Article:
Have you tried new the Independent Digital Edition apps?
Independent Dating
and  

By clicking 'Search' you
are agreeing to our
Terms of Use.

iJobs Job Widget
iJobs Education

Guru Careers: Software Developer

£35 - 40k + Benefits: Guru Careers: We are seeking a Software Developer (JavaS...

Reach Volunteering: Would you like to volunteer your expertise as Chair of Governors for Livability?

Voluntary and unpaid, reasonable expenses are reimbursable: Reach Volunteering...

Ashdown Group: Payroll Administrator - Buckinghamshire - £25,000

£20000 - £25000 per annum + substantial benefits: Ashdown Group: Finance Admin...

Ashdown Group: Linux Systems Administrator - Windows, Linux - Central London

£40000 - £50000 per annum + Benefits: Ashdown Group: Linux Systems Administrat...

Day In a Page

Abuse - and the hell that came afterwards

Abuse - and the hell that follows

James Rhodes on the extraordinary legal battle to publish his memoir
Why we need a 'tranquility map' of England, according to campaigners

It's oh so quiet!

The case for a 'tranquility map' of England
'Timeless fashion': It may be a paradox, but the industry loves it

'Timeless fashion'

It may be a paradox, but the industry loves it
If the West needs a bridge to the 'moderates' inside Isis, maybe we could have done with Osama bin Laden staying alive after all

Could have done with Osama bin Laden staying alive?

Robert Fisk on the Fountainheads of World Evil in 2011 - and 2015
New exhibition celebrates the evolution of swimwear

Evolution of swimwear

From bathing dresses in the twenties to modern bikinis
Sun, sex and an anthropological study: One British academic's summer of hell in Magaluf

Sun, sex and an anthropological study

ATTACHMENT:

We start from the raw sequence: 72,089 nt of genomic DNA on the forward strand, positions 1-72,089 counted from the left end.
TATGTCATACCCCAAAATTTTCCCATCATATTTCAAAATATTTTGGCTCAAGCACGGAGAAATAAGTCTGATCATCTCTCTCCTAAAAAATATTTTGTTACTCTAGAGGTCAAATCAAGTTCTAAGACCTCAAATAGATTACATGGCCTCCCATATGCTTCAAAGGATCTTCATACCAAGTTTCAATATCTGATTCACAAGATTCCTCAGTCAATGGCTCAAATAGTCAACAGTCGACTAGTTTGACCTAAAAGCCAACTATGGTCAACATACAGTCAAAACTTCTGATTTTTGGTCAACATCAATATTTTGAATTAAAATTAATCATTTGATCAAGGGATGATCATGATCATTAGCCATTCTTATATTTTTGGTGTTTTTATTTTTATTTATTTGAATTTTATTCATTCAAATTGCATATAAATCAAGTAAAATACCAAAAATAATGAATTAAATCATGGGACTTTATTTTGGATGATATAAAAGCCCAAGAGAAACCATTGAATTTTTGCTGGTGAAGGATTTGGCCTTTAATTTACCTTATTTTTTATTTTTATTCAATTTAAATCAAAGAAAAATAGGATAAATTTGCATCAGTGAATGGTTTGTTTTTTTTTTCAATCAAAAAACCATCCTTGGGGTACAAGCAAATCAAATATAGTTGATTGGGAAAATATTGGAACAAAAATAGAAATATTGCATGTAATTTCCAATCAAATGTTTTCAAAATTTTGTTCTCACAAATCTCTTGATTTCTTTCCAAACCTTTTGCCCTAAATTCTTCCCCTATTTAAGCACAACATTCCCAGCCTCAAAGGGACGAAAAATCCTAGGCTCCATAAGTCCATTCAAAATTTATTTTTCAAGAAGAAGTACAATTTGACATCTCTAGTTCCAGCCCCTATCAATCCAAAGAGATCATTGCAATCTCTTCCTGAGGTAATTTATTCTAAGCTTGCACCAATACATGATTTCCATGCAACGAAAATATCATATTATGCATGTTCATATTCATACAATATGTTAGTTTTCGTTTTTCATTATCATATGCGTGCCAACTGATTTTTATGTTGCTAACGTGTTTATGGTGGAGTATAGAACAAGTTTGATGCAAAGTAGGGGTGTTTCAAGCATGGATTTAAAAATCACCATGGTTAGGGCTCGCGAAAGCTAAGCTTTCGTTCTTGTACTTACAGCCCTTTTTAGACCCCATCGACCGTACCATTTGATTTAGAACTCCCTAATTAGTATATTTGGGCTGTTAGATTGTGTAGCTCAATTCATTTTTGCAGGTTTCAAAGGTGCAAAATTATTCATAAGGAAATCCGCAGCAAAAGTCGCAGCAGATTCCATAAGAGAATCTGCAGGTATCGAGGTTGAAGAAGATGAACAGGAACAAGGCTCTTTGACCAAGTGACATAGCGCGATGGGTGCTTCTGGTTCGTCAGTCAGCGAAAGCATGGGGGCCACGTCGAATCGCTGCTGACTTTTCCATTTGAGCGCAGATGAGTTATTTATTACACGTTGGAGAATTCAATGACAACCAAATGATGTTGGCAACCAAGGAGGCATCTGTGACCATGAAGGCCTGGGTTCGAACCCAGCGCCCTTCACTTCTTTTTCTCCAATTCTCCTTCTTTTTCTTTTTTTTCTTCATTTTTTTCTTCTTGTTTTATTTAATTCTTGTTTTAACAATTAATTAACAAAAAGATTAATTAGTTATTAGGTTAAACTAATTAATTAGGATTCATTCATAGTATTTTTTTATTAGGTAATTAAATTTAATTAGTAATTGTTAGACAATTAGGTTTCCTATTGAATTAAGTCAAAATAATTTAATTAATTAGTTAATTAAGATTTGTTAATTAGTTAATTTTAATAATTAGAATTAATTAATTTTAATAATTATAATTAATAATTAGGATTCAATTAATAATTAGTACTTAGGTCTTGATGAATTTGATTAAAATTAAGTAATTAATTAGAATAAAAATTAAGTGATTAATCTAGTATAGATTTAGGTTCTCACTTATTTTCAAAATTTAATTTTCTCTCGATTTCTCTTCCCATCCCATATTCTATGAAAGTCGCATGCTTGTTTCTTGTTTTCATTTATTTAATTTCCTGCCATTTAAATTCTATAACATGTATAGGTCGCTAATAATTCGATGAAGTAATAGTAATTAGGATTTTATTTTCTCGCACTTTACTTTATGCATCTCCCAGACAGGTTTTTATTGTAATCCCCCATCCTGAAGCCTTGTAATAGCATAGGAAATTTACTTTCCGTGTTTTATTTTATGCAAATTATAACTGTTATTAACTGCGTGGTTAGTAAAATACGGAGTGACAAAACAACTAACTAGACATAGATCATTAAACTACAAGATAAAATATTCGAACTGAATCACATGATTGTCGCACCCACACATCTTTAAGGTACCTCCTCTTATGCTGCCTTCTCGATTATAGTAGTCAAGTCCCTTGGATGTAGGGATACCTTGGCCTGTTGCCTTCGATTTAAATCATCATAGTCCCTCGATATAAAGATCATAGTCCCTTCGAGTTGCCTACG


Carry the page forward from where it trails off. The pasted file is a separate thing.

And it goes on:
One academic’s summer of hell in Magaluf
From Shakespeare to Rising Damp... to Vicious

Frances de la Tour's 50-year triumph

'Rising Damp' brought De la Tour such recognition that she could be forgiven if she'd never been able to move on. But at 70, she continues to flourish - and to beguile
'That Whitsun, I was late getting away...'

Ian McMillan on the Whitsun Weddings

This weekend is Whitsun, and while the festival may no longer resonate, Larkin's best-loved poem, lives on - along with the train journey at the heart of it
Kathryn Williams explores the works and influences of Sylvia Plath in a new light

Songs from the bell jar

Kathryn Williams explores the works and influences of Sylvia Plath
How one man's day in high heels showed him that Cannes must change its 'no flats' policy

One man's day in high heels

...showed him that Cannes must change its 'flats' policy
Is a quiet crusade to reform executive pay bearing fruit?

Is a quiet crusade to reform executive pay bearing fruit?

Dominic Rossi of Fidelity says his pressure on business to control rewards is working. But why aren’t other fund managers helping?
The King David Hotel gives precious work to Palestinians - unless peace talks are on

King David Hotel: Palestinians not included

The King David is special to Jerusalem. Nick Kochan checked in and discovered it has some special arrangements, too
More people moving from Australia to New Zealand than in the other direction for first time in 24 years

End of the Aussie brain drain

More people moving from Australia to New Zealand than in the other direction for first time in 24 years
Meditation is touted as a cure for mental instability but can it actually be bad for you?

Can meditation be bad for you?

Researching a mass murder, Dr Miguel Farias discovered that, far from bringing inner peace, meditation can leave devotees in pieces
Eurovision 2015: Australians will be cheering on their first-ever entrant this Saturday

Australia's first-ever Eurovision entrant

Australia, a nation of kitsch-worshippers, has always loved the Eurovision Song Contest. Maggie Alderson says it'll fit in fine